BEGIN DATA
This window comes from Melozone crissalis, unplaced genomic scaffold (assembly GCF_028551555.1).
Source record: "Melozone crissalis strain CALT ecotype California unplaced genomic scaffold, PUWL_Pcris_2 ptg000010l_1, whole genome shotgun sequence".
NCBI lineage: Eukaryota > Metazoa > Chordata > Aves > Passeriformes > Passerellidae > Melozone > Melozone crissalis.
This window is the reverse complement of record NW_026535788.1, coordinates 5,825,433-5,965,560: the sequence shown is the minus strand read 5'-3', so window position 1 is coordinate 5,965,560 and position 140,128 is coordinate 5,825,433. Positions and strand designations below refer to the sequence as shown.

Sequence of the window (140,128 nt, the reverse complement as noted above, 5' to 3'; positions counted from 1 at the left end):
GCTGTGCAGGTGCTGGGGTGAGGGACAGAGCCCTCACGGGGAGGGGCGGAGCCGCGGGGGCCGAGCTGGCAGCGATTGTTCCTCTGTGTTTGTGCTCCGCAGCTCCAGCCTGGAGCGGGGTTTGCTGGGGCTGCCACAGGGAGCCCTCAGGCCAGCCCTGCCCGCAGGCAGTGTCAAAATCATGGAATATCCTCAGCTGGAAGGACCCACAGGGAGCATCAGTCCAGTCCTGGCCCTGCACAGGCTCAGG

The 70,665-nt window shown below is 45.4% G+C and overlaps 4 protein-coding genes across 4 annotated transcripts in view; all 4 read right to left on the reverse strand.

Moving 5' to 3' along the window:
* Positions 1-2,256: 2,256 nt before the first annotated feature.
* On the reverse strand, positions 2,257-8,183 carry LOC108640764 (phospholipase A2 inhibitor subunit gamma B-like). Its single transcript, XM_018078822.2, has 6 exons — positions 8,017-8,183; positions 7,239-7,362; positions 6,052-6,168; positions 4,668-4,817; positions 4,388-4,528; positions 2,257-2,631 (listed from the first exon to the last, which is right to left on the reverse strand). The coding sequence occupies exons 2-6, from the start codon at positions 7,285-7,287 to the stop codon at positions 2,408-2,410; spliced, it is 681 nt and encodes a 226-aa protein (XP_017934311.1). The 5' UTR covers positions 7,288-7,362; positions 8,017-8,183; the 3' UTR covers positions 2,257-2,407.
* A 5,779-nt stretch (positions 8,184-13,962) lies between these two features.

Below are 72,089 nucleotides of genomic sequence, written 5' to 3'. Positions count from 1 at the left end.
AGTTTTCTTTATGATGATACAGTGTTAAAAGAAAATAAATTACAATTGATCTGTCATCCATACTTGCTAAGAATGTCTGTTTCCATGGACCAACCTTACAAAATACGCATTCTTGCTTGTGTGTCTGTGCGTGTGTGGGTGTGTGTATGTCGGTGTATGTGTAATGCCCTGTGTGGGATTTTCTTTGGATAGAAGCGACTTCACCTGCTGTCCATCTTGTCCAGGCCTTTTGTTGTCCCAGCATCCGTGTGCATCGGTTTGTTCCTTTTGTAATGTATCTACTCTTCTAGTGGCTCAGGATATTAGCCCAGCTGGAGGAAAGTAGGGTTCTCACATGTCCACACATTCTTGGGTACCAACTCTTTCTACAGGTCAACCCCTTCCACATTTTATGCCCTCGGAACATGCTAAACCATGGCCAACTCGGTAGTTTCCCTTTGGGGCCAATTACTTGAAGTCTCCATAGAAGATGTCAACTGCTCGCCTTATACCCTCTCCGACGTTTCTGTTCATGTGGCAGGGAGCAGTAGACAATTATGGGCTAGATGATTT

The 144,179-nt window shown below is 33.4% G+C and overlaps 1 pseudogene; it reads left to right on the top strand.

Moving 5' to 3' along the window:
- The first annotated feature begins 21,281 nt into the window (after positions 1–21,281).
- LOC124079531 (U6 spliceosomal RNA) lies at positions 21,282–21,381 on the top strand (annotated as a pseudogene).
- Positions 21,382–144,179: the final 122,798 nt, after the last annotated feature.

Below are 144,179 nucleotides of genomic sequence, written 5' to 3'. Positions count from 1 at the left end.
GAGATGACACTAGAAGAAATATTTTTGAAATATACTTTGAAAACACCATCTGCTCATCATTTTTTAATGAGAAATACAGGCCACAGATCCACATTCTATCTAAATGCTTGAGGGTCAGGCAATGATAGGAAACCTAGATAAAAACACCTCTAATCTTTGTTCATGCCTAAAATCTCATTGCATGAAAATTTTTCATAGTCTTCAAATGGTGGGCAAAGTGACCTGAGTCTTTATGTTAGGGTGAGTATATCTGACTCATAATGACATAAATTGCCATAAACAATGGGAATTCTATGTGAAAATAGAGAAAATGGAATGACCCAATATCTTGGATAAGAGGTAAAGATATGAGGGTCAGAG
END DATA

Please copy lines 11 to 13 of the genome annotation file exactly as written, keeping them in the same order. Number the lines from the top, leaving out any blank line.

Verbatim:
* A 5,779-nt stretch (positions 8,184-13,962) lies between these two features.

Below are 72,089 nucleotides of genomic sequence, written 5' to 3'. Positions count from 1 at the left end.
AGTTTTCTTTATGATGATACAGTGTTAAAAGAAAATAAATTACAATTGATCTGTCATCCATACTTGCTAAGAATGTCTGTTTCCATGGACCAACCTTACAAAATACGCATTCTTGCTTGTGTGTCTGTGCGTGTGTGGGTGTGTGTATGTCGGTGTATGTGTAATGCCCTGTGTGGGATTTTCTTTGGATAGAAGCGACTTCACCTGCTGTCCATCTTGTCCAGGCCTTTTGTTGTCCCAGCATCCGTGTGCATCGGTTTGTTCCTTTTGTAATGTATCTACTCTTCTAGTGGCTCAGGATATTAGCCCAGCTGGAGGAAAGTAGGGTTCTCACATGTCCACACATTCTTGGGTACCAACTCTTTCTACAGGTCAACCCCTTCCACATTTTATGCCCTCGGAACATGCTAAACCATGGCCAACTCGGTAGTTTCCCTTTGGGGCCAATTACTTGAAGTCTCCATAGAAGATGTCAACTGCTCGCCTTATACCCTCTCCGACGTTTCTGTTCATGTGGCAGGGAGCAGTAGACAATTATGGGCTAGATGATTT